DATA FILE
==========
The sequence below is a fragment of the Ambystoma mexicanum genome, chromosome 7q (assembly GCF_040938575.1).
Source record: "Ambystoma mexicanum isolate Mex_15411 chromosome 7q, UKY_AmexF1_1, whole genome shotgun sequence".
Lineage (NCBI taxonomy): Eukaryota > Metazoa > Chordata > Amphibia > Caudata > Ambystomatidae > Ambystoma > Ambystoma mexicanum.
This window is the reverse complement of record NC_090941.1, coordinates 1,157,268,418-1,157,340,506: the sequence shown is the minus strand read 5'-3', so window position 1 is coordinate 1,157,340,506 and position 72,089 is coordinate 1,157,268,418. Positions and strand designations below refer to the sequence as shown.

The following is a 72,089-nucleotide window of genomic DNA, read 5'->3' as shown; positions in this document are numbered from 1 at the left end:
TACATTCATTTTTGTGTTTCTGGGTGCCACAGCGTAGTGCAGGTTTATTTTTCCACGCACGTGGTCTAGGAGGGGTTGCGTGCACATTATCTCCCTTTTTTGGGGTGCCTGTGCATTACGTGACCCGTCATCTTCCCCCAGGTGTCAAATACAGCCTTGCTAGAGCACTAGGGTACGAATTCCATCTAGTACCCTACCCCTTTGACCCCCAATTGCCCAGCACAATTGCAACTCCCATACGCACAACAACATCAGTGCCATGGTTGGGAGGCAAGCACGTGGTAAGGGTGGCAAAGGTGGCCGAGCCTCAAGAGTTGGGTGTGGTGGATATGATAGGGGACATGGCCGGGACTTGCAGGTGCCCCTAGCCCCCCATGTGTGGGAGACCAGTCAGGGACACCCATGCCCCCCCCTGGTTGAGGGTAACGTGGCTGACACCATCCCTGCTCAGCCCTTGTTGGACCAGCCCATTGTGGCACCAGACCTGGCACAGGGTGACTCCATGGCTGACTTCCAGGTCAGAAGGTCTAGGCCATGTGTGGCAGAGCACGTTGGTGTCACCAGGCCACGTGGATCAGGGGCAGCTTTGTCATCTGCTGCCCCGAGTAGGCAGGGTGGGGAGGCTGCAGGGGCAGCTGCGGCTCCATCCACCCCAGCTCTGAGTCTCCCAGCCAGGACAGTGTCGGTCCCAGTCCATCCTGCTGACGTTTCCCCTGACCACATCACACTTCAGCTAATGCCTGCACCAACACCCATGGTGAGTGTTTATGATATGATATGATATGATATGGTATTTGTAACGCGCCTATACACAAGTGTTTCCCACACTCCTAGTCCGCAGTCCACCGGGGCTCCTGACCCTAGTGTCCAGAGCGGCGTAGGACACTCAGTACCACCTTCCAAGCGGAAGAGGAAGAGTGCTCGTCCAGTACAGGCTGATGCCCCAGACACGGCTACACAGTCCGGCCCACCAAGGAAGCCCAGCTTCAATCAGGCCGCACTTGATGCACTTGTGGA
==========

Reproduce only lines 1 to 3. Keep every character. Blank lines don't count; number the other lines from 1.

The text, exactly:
The sequence below is a fragment of the Ambystoma mexicanum genome, chromosome 7q (assembly GCF_040938575.1).
Source record: "Ambystoma mexicanum isolate Mex_15411 chromosome 7q, UKY_AmexF1_1, whole genome shotgun sequence".
Lineage (NCBI taxonomy): Eukaryota > Metazoa > Chordata > Amphibia > Caudata > Ambystomatidae > Ambystoma > Ambystoma mexicanum.